Thank You, Roger Ebert

I received a Film Degree from the University of Arizona in 1993. It’s not as snazzy as it sounds. My claim to fame was that my final, student film received a standing ovation and an instant re-show during our Finals – which consisted of showing our films in the on-campus student movie theater. My professor even made a speech about how I, in making the camera the main character of the film, had ‘made what he was trying to teach us worthwhile, as someone had finally got it!’

Of course, with praise like that I went out in the world thinking I was the next Spike Lee or Tony Scott – turns out I wasn’t cut out for the Hollywood bullshit the way I had hoped. I considered myself lucky that I was able to walk away from what would have eventually turned out to be numerous divorces, massive debt (and who are we kidding),  some sort of drug habit – all while probably filming dog food commercials or episodes of Saved By The Bell…no thanks.

During those years in school, we had some professors who respected what film reviewers contributed to the process, and some who considered them just two steps above Satan. I never was much of a review reader, for books or movies, unless it was written by someone who I respected as a writer or director. I felt having ‘been there‘ counted for something, otherwise, it was just someone spouting off their opinions, but at the end of the day, never really created anything of their own.

Roger Ebert was the exception. I know he had his hand in writing a bit for the movies, but he was neither a director nor an actor. What he was, was human. And he let that come through again and again. I often found him stuffy and anal when watching his show, I didn’t always love the banter, but his writing, that was a different beast.

I remember when I went to see Synecdoche, New York. I’m a huge Charlie Kaufman fan and was the first in line, but I left that theater thinking WTF? Then I read Ebert’s review. He said go see it again, then again, because even he admitted that though he was aware there was something amazing that was happening on that screen – it was coming from a direction that needed to be taken in slowly, with patience and with an open mind. I went again when i read this line:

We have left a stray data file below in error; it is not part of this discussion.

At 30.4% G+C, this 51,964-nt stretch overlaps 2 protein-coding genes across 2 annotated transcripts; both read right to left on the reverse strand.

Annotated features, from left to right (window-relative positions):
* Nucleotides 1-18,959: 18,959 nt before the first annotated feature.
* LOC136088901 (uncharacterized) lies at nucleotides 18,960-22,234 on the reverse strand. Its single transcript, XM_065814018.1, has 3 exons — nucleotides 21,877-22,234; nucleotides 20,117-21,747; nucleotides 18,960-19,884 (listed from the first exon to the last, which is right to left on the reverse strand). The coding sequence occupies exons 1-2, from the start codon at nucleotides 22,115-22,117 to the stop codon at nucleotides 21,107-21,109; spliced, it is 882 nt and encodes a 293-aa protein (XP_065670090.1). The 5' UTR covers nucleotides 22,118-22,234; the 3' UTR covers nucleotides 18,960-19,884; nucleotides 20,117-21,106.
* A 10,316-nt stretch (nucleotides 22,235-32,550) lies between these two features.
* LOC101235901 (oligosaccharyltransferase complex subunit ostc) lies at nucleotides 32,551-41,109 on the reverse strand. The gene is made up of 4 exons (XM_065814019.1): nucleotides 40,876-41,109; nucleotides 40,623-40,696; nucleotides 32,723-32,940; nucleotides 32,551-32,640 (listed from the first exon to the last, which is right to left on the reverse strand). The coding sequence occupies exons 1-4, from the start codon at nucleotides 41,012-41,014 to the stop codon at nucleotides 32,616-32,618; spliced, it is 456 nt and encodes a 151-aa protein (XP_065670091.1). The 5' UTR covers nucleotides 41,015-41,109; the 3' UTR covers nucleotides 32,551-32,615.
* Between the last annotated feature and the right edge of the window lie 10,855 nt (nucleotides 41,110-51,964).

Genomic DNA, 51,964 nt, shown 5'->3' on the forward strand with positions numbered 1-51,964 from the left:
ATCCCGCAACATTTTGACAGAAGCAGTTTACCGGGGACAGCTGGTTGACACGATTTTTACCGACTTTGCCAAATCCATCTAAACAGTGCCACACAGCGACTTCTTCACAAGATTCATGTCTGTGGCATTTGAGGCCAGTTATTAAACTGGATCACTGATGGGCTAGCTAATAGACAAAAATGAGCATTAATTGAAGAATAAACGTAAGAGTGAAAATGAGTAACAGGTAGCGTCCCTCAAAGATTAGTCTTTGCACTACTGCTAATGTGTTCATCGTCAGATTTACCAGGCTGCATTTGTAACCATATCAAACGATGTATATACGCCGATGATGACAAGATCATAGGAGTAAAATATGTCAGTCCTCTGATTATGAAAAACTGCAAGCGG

“The subject of “Synecdoche, New York” is nothing less than human life and how it works. Using a neurotic theater director from upstate New York, it encompasses every life and how it copes and fails. Think about it a little and, my god, it’s about you. Whoever you are.” – Roger Ebert

So I went back. And I went back again. I watched that movie four times over a four-week period, and it is now one of my favorite movies of all time. And he was right. That movie, especially that ending, it was about me. It was about you. That movie, in some way, had the courage to hold a mirror up to humanity and say look how sick, horrible, amazing, beautiful and neurotic we are! It reminded me why I went to film school to begin with so many years ago – it was to create something that no one else ever could, and say something in a way, that in this world of reality shows and 24 hour news, could make people stop and think – I used to want something bigger than this! Even if it was only a handful of people who would might get it, sometimes, that is enough.

There are really no words I can share that are even remotely as beautiful as what Mr. Ebert said just a short time ago:

“To make ourselves unhappy is where all crime starts. We must try to contribute joy to the world. That is true no matter what our problems, our health, our circumstances. We must try. I didn’t always know this and am happy I lived long enough to find it out.” ~Roger Ebert

I’m happy you did as well. Farewell, Mr. Ebert.

Vince is the author of Einstein’s Shutter, among other works.

Author: The Blue Route

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